The cost of living and doing business in California is high. This is especially true in San Francisco and Silicon Valley where most of the country’s technology companies are located. Over the years, we have advised many clients (both individual and corporate) on the tax consequences of moving themselves or their businesses to another state, usually a no-tax or low-tax state.
If you are considering such a move for yourself or your business, there may be a number of state tax issues to consider, some of which are discussed below. While this article does not address all taxes and cannot take into account each individual or business’ unique facts and circumstances, we highlight some key tax considerations if you are contemplating a move. For ease of illustration, we have limited our discussion to only two states outside California: Texas and Nevada.
The immediate tax concerns may vary depending upon a number of factors, including the current life cycle stage of the business as well as the business’ profitability. Thus, income taxes may not seem relevant when your business is operating at a loss. Nevertheless, we assume most businesses expect to eventually earn a profit, so these taxes may take on greater relevance in the future. In the meantime, other activity or transaction taxes could still apply, regardless of whether the business is generating a profit. Gross receipts taxes, which generally substitute for income taxes, are based on receipts rather than profits. These taxes become relevant as soon as sales are generated, whether or not a net profit is realized. Gross receipts taxes apply in a limited but increasing number of jurisdictions, are imposed on the seller and usually cannot be passed on to customers. In addition, sales and use taxes, which generally are collected from, and can be passed on to customers, apply regardless of profitability. Finally, when a business becomes subject to state income taxes, there are certain principles to keep in mind for determining if the business has a connection (or nexus) with the state and how to source and apportion its income to the state.
Leaving California does not mean your business stops paying California income taxes or even pays less in California income tax
Most states impose either an income tax or a gross receipts tax on businesses with a connection or nexus to the state. While there may have been instances decades ago where only businesses with offices in the state were subject to tax, times have changed. Now, in some states including California, a business can be subject to tax merely by making a certain amount of sales to in-state customers (so called “economic nexus”). The income that is subject to tax is then determined by the percentage of total sales that are made to California customers. This tax and income calculation method is often referred to as market-based sourcing and means that, in most cases, your business will pay the same amount of California tax it paid before the move assuming that your business’ California sales and aggregate profit remain the same.
[Footnote: If your business is in San Francisco and paying San Francisco taxes, leaving the city may mean paying less city taxes.]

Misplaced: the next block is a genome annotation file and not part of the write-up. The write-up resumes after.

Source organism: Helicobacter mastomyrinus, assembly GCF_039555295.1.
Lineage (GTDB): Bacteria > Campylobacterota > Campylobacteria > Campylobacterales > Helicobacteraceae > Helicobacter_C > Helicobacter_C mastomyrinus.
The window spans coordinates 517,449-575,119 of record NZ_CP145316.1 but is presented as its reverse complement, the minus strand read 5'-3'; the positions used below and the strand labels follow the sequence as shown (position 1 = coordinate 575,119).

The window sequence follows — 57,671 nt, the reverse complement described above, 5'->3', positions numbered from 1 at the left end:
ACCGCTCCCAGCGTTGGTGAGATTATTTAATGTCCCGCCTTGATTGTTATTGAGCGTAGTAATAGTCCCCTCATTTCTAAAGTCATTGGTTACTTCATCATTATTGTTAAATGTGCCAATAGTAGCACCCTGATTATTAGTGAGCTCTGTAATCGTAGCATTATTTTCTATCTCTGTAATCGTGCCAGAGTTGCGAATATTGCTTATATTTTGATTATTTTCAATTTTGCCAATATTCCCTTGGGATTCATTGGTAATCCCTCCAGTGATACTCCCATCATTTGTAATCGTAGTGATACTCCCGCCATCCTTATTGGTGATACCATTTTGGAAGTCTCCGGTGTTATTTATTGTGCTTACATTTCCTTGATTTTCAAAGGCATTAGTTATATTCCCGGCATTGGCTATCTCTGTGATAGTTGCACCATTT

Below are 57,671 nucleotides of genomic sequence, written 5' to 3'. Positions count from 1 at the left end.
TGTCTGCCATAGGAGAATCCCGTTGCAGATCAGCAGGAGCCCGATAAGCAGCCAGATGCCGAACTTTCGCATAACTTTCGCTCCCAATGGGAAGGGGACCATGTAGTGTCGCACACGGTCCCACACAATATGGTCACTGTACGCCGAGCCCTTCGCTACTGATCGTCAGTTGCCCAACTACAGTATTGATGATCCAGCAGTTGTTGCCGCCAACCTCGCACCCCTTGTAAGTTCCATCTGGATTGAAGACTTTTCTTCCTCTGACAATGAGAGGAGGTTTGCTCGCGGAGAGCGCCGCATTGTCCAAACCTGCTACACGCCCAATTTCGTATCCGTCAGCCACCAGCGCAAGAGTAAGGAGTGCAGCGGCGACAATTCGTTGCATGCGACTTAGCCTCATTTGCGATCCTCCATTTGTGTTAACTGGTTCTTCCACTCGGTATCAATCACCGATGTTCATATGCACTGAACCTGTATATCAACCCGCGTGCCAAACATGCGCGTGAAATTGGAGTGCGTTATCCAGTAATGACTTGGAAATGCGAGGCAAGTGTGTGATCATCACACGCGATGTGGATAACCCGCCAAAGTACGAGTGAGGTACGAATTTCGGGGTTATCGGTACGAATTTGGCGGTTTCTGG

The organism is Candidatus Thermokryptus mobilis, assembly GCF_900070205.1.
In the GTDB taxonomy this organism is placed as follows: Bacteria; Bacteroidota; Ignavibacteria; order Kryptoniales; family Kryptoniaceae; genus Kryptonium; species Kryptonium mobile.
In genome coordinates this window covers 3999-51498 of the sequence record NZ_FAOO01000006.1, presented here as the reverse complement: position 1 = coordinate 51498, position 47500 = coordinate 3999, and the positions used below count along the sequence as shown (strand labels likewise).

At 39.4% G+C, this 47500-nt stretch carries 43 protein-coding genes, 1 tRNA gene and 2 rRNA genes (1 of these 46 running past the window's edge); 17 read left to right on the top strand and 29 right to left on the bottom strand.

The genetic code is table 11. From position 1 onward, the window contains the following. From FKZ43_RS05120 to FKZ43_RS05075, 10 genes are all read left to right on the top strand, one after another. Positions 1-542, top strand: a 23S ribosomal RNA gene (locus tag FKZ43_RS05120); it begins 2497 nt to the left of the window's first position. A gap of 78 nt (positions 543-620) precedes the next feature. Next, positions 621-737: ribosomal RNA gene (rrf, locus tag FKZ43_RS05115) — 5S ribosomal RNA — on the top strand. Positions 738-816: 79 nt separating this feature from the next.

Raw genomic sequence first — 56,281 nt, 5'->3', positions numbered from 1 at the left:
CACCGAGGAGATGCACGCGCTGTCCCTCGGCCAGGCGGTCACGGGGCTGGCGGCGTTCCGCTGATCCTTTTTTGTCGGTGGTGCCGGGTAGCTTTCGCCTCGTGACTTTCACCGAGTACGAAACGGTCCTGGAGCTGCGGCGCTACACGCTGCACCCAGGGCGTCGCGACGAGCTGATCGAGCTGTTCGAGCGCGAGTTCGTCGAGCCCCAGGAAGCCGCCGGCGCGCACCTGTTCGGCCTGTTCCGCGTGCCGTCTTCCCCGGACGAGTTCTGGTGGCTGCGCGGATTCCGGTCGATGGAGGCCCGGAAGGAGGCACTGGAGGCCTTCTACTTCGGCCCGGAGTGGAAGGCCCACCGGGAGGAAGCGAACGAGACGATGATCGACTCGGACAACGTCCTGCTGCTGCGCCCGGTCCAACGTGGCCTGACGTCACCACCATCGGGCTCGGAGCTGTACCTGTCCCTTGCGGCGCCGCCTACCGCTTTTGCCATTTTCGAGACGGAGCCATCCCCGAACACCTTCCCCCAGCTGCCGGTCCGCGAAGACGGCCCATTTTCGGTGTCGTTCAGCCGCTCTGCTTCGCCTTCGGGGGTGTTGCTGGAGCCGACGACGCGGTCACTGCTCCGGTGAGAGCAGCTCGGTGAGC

… but moving to Texas may mean also having to pay Texas franchise tax
If your business did not have nexus in Texas for Texas franchise tax purposes before the move, it will have such nexus after the move and will therefore be subject to the Texas franchise tax. The California franchise (or income) tax is measured by taxable income. In contrast, the Texas franchise tax (which is also sometimes referred to as the margin tax) is measured by gross receipts under several alternative formulas.
If your business sells goods and it was already filing franchise tax returns in Texas, then its Texas tax liability should remain the same if its Texas receipts are unchanged. If, however, your business sells services (which may include certain SaaS products), then Texas may take the position that the revenue from these sales is sourced to, and taxable in, Texas. This is because Texas looks to where the service was performed as a method of sourcing receipts. Note, however, that there is some Texas authority that could lead to a sourcing result based on market. Accordingly, before taking any filing position, we recommend retaining a tax advisor to review the application of Texas’ product or service characterization, sourcing methods and apportionment rules to your particular circumstances.
So is Nevada better?
Nevada’s version of a business activity tax is less complex than the tax schemes in Texas and California. Nevada imposes a gross receipts tax on all businesses that have nexus in Nevada and Nevada gross revenue exceeding $4 million. But Nevada, like California, adopts a market-based approach for sourcing receipts from both sales of goods and sales of services. So, while your business will still have to pay tax to California, it will not have to pay any additional tax to Nevada if it moves there unless the business did not have nexus in Nevada before the move and its Nevada gross revenue exceeds $4 million.
Is there anything else to worry about?
Potentially. There are all sorts of other taxes that states impose on businesses, but we particularly want to highlight sales and use taxes and property taxes, especially if your business is considering a move to Texas.